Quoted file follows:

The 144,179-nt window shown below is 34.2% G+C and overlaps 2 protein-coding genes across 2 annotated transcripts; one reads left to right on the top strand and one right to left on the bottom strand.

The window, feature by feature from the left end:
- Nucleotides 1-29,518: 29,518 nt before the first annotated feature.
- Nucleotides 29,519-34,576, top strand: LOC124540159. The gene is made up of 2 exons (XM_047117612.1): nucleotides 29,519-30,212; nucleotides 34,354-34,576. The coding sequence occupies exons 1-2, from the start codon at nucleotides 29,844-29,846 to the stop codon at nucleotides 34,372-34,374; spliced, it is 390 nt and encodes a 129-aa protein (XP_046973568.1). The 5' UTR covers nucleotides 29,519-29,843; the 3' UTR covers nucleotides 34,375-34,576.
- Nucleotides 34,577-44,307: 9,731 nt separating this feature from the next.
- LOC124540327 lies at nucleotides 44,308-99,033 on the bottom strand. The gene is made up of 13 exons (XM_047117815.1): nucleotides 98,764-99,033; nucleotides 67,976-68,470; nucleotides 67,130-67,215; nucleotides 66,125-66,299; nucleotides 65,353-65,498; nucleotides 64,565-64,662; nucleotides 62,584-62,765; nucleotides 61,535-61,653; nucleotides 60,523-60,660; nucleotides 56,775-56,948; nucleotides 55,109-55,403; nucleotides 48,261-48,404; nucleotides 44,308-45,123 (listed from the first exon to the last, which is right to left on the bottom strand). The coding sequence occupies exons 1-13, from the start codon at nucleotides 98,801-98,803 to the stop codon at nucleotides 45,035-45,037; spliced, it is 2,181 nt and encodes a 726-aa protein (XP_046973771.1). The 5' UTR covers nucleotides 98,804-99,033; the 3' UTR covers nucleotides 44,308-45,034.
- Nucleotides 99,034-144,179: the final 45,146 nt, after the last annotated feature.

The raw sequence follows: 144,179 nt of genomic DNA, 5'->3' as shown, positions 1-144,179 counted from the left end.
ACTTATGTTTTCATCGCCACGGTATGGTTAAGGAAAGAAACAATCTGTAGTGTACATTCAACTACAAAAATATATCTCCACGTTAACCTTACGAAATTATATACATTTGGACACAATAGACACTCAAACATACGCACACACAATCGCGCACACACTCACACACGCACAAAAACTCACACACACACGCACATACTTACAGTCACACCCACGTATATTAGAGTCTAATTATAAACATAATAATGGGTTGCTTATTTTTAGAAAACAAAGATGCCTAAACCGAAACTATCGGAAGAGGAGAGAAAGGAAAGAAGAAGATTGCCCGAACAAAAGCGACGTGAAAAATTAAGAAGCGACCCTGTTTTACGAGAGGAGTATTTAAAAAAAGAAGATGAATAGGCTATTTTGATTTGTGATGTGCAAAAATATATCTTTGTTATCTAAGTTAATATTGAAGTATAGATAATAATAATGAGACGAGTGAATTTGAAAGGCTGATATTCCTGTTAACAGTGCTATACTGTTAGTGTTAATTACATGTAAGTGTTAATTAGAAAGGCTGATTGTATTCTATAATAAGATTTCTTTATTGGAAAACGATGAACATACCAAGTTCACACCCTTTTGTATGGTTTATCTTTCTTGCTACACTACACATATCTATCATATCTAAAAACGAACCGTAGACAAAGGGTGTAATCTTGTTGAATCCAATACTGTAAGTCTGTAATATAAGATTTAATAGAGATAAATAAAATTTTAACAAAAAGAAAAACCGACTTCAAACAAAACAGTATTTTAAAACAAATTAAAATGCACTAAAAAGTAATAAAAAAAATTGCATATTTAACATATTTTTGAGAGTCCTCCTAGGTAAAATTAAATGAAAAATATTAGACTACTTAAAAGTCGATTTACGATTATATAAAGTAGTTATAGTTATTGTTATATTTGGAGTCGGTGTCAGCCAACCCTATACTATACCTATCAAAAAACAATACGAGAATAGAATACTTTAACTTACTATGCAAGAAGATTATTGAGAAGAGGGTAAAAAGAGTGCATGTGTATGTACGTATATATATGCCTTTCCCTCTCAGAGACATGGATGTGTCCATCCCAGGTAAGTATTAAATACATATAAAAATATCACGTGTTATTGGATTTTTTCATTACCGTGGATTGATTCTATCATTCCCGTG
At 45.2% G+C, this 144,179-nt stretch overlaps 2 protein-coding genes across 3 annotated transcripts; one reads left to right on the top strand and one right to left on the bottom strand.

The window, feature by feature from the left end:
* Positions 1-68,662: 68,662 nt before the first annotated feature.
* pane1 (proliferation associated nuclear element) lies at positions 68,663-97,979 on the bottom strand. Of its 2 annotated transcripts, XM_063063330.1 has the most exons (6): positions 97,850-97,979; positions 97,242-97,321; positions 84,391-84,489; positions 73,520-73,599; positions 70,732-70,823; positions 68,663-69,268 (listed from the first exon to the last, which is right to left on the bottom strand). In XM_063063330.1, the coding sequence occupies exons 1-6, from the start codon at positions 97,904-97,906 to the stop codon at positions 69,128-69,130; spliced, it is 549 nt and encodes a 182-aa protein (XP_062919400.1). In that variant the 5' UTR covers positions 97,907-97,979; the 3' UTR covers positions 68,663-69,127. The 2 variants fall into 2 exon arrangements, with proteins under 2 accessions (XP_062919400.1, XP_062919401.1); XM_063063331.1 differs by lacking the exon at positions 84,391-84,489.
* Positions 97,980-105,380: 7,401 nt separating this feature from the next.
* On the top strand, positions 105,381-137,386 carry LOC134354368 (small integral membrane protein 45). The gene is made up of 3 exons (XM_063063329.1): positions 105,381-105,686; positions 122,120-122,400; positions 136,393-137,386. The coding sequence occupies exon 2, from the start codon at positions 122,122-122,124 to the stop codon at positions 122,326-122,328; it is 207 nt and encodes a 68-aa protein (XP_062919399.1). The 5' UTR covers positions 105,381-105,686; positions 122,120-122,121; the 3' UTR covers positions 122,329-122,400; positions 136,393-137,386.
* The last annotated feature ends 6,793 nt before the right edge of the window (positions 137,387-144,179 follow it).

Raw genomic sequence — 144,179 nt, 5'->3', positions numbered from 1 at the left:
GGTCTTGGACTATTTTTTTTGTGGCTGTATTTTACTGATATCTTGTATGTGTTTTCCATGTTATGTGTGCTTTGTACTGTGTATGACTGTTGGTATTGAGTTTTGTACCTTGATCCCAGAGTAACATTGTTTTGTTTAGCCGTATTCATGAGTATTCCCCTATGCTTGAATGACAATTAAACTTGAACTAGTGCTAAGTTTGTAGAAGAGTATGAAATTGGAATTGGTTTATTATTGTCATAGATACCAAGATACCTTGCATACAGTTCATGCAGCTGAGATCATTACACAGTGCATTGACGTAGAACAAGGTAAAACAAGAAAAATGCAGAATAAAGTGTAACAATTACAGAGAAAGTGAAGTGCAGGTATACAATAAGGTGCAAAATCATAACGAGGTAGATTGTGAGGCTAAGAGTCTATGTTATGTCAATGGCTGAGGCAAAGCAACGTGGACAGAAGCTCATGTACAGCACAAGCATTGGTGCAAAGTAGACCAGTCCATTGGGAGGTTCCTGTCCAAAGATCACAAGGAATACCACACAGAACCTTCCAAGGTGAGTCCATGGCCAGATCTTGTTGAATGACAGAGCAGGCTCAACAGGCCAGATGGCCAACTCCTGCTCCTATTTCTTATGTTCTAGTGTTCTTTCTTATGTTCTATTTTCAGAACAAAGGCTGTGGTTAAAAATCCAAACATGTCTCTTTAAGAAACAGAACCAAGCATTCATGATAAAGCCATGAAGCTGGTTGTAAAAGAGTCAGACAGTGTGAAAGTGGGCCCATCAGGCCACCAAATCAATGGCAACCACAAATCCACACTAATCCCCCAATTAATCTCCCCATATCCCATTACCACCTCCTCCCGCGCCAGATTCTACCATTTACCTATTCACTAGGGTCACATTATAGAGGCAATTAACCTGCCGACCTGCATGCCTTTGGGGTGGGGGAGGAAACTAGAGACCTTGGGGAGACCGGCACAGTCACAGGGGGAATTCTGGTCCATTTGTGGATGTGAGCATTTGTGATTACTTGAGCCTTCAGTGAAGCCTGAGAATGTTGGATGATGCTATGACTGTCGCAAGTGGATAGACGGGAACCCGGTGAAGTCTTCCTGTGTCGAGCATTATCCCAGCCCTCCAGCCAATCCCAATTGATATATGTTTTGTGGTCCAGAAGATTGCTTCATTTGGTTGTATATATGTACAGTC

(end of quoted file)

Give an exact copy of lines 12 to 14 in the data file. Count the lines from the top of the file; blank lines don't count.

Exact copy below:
* Positions 1-68,662: 68,662 nt before the first annotated feature.
* pane1 (proliferation associated nuclear element) lies at positions 68,663-97,979 on the bottom strand. Of its 2 annotated transcripts, XM_063063330.1 has the most exons (6): positions 97,850-97,979; positions 97,242-97,321; positions 84,391-84,489; positions 73,520-73,599; positions 70,732-70,823; positions 68,663-69,268 (listed from the first exon to the last, which is right to left on the bottom strand). In XM_063063330.1, the coding sequence occupies exons 1-6, from the start codon at positions 97,904-97,906 to the stop codon at positions 69,128-69,130; spliced, it is 549 nt and encodes a 182-aa protein (XP_062919400.1). In that variant the 5' UTR covers positions 97,907-97,979; the 3' UTR covers positions 68,663-69,127. The 2 variants fall into 2 exon arrangements, with proteins under 2 accessions (XP_062919400.1, XP_062919401.1); XM_063063331.1 differs by lacking the exon at positions 84,391-84,489.
* Positions 97,980-105,380: 7,401 nt separating this feature from the next.